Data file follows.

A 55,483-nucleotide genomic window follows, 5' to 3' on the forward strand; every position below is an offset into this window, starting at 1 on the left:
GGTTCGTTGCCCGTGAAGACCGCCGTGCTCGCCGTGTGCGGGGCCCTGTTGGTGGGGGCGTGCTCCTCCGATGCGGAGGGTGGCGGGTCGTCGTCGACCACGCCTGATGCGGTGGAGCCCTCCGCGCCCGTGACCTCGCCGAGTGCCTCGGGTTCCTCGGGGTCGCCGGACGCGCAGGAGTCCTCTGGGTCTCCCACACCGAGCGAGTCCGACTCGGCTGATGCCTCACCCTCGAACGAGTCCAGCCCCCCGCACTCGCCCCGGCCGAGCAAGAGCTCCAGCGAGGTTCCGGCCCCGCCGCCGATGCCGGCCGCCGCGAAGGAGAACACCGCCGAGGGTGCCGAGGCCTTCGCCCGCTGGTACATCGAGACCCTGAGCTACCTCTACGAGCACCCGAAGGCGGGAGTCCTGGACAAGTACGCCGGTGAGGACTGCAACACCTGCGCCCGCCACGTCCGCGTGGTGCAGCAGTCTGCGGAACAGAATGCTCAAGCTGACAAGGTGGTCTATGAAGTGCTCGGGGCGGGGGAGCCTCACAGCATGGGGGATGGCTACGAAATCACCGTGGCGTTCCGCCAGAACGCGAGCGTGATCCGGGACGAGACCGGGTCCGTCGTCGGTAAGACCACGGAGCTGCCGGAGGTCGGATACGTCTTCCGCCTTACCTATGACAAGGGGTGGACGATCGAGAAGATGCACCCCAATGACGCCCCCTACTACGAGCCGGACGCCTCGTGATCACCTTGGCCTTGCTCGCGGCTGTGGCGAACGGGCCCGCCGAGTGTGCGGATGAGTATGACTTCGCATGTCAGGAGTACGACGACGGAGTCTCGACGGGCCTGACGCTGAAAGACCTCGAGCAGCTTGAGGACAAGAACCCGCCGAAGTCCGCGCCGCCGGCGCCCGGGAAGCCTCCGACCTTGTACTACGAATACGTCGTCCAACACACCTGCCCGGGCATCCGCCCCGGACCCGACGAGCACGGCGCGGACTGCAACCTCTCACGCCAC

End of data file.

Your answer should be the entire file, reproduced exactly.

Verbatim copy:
A 55,483-nucleotide genomic window follows, 5' to 3' on the forward strand; every position below is an offset into this window, starting at 1 on the left:
GGTTCGTTGCCCGTGAAGACCGCCGTGCTCGCCGTGTGCGGGGCCCTGTTGGTGGGGGCGTGCTCCTCCGATGCGGAGGGTGGCGGGTCGTCGTCGACCACGCCTGATGCGGTGGAGCCCTCCGCGCCCGTGACCTCGCCGAGTGCCTCGGGTTCCTCGGGGTCGCCGGACGCGCAGGAGTCCTCTGGGTCTCCCACACCGAGCGAGTCCGACTCGGCTGATGCCTCACCCTCGAACGAGTCCAGCCCCCCGCACTCGCCCCGGCCGAGCAAGAGCTCCAGCGAGGTTCCGGCCCCGCCGCCGATGCCGGCCGCCGCGAAGGAGAACACCGCCGAGGGTGCCGAGGCCTTCGCCCGCTGGTACATCGAGACCCTGAGCTACCTCTACGAGCACCCGAAGGCGGGAGTCCTGGACAAGTACGCCGGTGAGGACTGCAACACCTGCGCCCGCCACGTCCGCGTGGTGCAGCAGTCTGCGGAACAGAATGCTCAAGCTGACAAGGTGGTCTATGAAGTGCTCGGGGCGGGGGAGCCTCACAGCATGGGGGATGGCTACGAAATCACCGTGGCGTTCCGCCAGAACGCGAGCGTGATCCGGGACGAGACCGGGTCCGTCGTCGGTAAGACCACGGAGCTGCCGGAGGTCGGATACGTCTTCCGCCTTACCTATGACAAGGGGTGGACGATCGAGAAGATGCACCCCAATGACGCCCCCTACTACGAGCCGGACGCCTCGTGATCACCTTGGCCTTGCTCGCGGCTGTGGCGAACGGGCCCGCCGAGTGTGCGGATGAGTATGACTTCGCATGTCAGGAGTACGACGACGGAGTCTCGACGGGCCTGACGCTGAAAGACCTCGAGCAGCTTGAGGACAAGAACCCGCCGAAGTCCGCGCCGCCGGCGCCCGGGAAGCCTCCGACCTTGTACTACGAATACGTCGTCCAACACACCTGCCCGGGCATCCGCCCCGGACCCGACGAGCACGGCGCGGACTGCAACCTCTCACGCCAC